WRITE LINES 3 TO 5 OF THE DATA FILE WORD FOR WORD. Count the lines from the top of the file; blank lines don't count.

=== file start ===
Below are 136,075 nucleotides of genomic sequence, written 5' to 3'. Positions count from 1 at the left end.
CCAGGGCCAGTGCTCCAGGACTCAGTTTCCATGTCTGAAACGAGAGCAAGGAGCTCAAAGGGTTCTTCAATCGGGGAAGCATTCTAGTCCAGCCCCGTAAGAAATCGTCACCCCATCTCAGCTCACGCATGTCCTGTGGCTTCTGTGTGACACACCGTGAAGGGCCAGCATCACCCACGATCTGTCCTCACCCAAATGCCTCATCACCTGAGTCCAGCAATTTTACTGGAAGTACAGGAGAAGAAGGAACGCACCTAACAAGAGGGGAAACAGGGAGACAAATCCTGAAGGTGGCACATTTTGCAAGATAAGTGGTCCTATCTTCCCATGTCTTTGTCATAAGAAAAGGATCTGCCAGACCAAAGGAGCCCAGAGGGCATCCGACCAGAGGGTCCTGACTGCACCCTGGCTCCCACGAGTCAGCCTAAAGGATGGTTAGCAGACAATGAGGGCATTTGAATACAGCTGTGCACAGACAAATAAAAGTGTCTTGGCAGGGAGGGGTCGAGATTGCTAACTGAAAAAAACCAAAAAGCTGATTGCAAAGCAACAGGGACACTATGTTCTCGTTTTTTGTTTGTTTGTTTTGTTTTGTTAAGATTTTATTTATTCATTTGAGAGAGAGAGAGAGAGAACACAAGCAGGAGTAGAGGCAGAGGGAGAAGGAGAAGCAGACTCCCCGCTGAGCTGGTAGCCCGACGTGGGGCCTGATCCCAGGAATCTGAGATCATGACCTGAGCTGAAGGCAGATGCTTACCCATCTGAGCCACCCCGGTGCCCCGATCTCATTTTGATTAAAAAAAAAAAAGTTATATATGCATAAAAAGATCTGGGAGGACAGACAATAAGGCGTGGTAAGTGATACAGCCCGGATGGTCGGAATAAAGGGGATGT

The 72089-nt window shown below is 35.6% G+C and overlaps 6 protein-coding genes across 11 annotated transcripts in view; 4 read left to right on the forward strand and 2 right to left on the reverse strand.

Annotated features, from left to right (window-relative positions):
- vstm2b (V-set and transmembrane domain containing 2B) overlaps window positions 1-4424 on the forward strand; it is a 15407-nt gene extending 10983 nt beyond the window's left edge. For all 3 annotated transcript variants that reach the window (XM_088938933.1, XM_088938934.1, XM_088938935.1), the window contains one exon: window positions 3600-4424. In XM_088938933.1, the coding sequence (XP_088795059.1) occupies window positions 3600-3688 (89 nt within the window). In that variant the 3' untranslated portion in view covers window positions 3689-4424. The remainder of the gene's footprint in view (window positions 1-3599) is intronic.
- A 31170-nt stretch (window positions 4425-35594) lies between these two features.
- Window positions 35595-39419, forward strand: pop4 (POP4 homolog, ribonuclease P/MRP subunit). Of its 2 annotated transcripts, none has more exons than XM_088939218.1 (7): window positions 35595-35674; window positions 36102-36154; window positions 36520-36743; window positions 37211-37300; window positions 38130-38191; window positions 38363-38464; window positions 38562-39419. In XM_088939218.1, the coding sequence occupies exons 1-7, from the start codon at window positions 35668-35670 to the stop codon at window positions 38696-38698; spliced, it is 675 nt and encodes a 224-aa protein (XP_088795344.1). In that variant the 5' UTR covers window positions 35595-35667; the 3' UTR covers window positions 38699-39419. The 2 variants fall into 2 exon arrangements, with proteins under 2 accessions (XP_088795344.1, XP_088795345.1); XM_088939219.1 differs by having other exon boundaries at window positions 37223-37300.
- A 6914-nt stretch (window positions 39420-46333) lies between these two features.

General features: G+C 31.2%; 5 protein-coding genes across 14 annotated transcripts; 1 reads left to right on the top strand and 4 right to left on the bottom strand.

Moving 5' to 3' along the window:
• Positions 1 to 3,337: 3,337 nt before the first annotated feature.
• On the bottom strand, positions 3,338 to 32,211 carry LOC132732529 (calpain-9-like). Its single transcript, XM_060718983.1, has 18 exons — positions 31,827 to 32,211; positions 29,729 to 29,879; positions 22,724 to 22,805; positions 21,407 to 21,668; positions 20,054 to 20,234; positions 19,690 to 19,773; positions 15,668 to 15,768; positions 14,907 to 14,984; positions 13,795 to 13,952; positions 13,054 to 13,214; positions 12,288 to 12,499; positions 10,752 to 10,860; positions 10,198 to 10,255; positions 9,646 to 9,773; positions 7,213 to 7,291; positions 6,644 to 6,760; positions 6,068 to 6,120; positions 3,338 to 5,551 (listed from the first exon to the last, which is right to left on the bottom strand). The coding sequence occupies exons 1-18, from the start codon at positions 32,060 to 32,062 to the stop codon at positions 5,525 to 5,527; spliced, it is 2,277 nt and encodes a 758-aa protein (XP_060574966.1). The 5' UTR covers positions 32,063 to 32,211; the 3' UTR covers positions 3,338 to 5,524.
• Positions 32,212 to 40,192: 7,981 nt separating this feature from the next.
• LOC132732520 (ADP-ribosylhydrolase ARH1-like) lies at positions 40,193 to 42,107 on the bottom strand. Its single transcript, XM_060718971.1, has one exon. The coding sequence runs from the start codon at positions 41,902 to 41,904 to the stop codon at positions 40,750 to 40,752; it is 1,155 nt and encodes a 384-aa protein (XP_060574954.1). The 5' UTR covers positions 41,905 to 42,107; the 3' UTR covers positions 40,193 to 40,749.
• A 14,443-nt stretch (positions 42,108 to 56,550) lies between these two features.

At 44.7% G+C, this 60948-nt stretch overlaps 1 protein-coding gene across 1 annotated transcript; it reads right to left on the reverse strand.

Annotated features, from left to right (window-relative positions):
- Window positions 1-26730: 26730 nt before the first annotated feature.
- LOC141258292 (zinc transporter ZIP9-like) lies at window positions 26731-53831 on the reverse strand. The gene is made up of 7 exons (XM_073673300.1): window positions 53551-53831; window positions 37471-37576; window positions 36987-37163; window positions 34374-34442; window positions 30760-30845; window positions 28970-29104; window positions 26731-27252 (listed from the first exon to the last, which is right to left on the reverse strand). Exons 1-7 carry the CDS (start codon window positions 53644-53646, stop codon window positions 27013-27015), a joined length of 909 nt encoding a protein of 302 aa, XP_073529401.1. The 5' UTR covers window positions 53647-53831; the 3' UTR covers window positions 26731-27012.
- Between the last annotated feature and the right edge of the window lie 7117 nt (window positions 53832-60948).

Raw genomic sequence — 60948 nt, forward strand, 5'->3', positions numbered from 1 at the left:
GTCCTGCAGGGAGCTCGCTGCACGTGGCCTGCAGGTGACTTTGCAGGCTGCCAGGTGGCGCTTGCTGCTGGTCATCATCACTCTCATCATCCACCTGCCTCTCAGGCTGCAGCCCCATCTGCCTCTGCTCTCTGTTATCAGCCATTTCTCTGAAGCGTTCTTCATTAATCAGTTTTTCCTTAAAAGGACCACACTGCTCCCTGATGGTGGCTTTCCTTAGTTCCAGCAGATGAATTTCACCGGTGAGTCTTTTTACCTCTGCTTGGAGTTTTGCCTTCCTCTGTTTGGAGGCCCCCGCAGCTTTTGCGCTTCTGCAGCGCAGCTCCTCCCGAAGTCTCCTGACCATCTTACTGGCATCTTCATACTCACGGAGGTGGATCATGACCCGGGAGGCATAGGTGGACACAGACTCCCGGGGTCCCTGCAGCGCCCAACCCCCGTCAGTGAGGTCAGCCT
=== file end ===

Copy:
The 72089-nt window shown below is 35.6% G+C and overlaps 6 protein-coding genes across 11 annotated transcripts in view; 4 read left to right on the forward strand and 2 right to left on the reverse strand.

Annotated features, from left to right (window-relative positions):
- vstm2b (V-set and transmembrane domain containing 2B) overlaps window positions 1-4424 on the forward strand; it is a 15407-nt gene extending 10983 nt beyond the window's left edge. For all 3 annotated transcript variants that reach the window (XM_088938933.1, XM_088938934.1, XM_088938935.1), the window contains one exon: window positions 3600-4424. In XM_088938933.1, the coding sequence (XP_088795059.1) occupies window positions 3600-3688 (89 nt within the window). In that variant the 3' untranslated portion in view covers window positions 3689-4424. The remainder of the gene's footprint in view (window positions 1-3599) is intronic.